The Defiance III measures up well in Swedish ice hockey
A high impact contact sport like ice hockey has more than its fair share of injuries. As Sweden prepares to defend their Olympic Gold in Vancouver next year, the members of The Swedish Hockey Team Physician’s Society, a group of 32 leading ice hockey medical practitioners and physiotherapists who look after Sweden’s 20 elite ice hockey teams, heard how functional bracing could be an invaluable tool in their players’ armour.
DJO Nordic was privileged to be invited by the Federation to host an educational workshop during their first meeting of 2009 last month at Stockholm’s famous Globen Arena. Ice Hockey is Sweden’s no. 2 sport with 65,797 licensed players.
Hakan Nordstrom, © 2008 MODO
According to the International Ice Hockey Federation (IIHF)’s Injury Reporting System, in 2008 the IIHF Senior Men Championships saw the highest increase in injury rates increase in the last 10 years. With injuries having a significant impact on club finances, team motivation and, of course, results, team medics are especially interested in getting their players back on the pitch as quickly as possible and protecting them against re-injury.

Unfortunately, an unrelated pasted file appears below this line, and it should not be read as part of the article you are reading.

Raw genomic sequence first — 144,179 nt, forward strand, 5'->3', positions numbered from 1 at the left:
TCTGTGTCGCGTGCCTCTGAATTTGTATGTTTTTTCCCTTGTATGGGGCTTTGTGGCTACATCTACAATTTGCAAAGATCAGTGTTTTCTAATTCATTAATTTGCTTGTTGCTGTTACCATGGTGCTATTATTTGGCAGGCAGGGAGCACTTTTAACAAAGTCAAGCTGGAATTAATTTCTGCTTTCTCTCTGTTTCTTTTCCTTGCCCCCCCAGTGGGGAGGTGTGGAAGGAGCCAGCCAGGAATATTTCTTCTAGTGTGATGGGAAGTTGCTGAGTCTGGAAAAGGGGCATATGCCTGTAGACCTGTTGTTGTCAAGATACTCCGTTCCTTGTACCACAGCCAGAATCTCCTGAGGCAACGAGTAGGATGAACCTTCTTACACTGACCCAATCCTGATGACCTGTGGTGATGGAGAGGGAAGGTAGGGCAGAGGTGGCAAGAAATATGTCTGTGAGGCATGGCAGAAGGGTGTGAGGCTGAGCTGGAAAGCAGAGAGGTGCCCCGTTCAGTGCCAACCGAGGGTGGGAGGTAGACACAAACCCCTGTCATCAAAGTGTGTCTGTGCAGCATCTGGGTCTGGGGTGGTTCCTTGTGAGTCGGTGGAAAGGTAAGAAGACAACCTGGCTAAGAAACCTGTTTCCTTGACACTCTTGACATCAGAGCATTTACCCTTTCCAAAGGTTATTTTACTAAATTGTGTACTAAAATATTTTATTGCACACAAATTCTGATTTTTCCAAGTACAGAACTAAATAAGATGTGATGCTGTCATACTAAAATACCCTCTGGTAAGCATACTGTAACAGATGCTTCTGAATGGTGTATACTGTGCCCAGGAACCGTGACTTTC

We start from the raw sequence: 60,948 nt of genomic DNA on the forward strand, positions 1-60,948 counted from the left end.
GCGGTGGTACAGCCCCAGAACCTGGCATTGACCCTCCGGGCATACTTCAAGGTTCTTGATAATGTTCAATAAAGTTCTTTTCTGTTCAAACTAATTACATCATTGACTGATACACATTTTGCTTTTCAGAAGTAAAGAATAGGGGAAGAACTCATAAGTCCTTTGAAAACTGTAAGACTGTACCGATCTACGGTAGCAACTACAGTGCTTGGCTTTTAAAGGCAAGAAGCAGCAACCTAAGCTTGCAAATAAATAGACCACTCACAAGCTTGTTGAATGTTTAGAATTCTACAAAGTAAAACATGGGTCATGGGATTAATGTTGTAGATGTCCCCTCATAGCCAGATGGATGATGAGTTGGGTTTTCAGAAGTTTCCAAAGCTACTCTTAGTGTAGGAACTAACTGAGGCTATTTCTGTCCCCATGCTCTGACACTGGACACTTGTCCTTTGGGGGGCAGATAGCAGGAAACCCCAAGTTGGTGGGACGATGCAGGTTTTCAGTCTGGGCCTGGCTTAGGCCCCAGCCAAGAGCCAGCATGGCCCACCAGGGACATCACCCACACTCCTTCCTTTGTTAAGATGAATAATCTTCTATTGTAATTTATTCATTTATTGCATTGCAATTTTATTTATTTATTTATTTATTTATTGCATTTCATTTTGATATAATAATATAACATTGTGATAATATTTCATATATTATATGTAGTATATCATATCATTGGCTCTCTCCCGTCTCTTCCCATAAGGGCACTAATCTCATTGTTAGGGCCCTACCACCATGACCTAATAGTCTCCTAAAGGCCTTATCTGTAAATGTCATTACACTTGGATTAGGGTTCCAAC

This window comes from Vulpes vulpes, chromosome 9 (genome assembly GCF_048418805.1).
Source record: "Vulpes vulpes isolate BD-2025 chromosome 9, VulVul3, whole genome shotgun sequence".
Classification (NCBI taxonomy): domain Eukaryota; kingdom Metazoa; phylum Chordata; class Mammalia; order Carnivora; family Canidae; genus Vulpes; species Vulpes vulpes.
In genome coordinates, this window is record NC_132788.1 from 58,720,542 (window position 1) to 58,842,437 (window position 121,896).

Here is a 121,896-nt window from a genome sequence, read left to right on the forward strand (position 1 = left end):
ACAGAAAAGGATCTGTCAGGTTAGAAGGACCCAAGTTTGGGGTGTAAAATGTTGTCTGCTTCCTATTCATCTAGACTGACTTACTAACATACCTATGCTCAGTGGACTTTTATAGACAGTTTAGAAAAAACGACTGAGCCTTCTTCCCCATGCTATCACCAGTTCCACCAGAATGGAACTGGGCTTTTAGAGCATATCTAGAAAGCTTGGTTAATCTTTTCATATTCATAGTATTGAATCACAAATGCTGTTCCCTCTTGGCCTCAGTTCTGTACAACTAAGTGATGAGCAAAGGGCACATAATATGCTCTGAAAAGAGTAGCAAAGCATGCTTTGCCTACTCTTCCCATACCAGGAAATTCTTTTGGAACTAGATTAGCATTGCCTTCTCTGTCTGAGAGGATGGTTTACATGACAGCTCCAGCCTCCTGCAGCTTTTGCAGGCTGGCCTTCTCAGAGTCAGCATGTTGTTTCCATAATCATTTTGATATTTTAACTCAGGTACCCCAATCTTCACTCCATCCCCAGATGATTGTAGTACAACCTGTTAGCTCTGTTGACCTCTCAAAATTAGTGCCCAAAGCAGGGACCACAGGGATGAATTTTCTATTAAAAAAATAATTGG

With functional bracing gaining popularity in high-impact sports like ice hockey, the group was given an in-depth presentation on the technical, scientific and medical aspects of functional knee bracing and how it can help prevent re-injury. As an example, they were shown DonJoy’s hallmark knee brace, the custom fitted Defiance III. This robust brace boasts two of DonJoy’s patented technologies - the FourcePoint™ hinge clinically proven to protect the ACL and the 4-Points-of-Leverage™ System which provides ligament stability.
They were also shown how DonJoy’s Custom Contour Measuring System (CCMI Mark III) can be used to measure up for their Defiance III.
The session was well received by all attending and overran by 30 minutes! “It was a really valuable talk,” said orthopaedic surgeon, Dr Bengt Gustafsson. “Team physicians and physiotherapists meet twice a year to interact and socialise. It is an important platform to allow members the opportunity to acquire a consolidated overview of the best practice available. The DJO presentation showed the full extent of treatments available for many ice hockey injuries. It is important that all medical practitioners talk the same language and combine as many different techniques for treating injuries to ensure a speedy return to the pitch. In addition, individual team medics must be confident that a consistent standard of care is offered across the sport. Going forward it is important that we maximise this knowledge on a global scale, as well as regionally, to keep abreast with ever-changing techniques and developments. All in all it was an invaluable exchange of ideas and feedback.”
If your sports organisation or department is interested in finding out more on functional bracing please contact your local DJO office.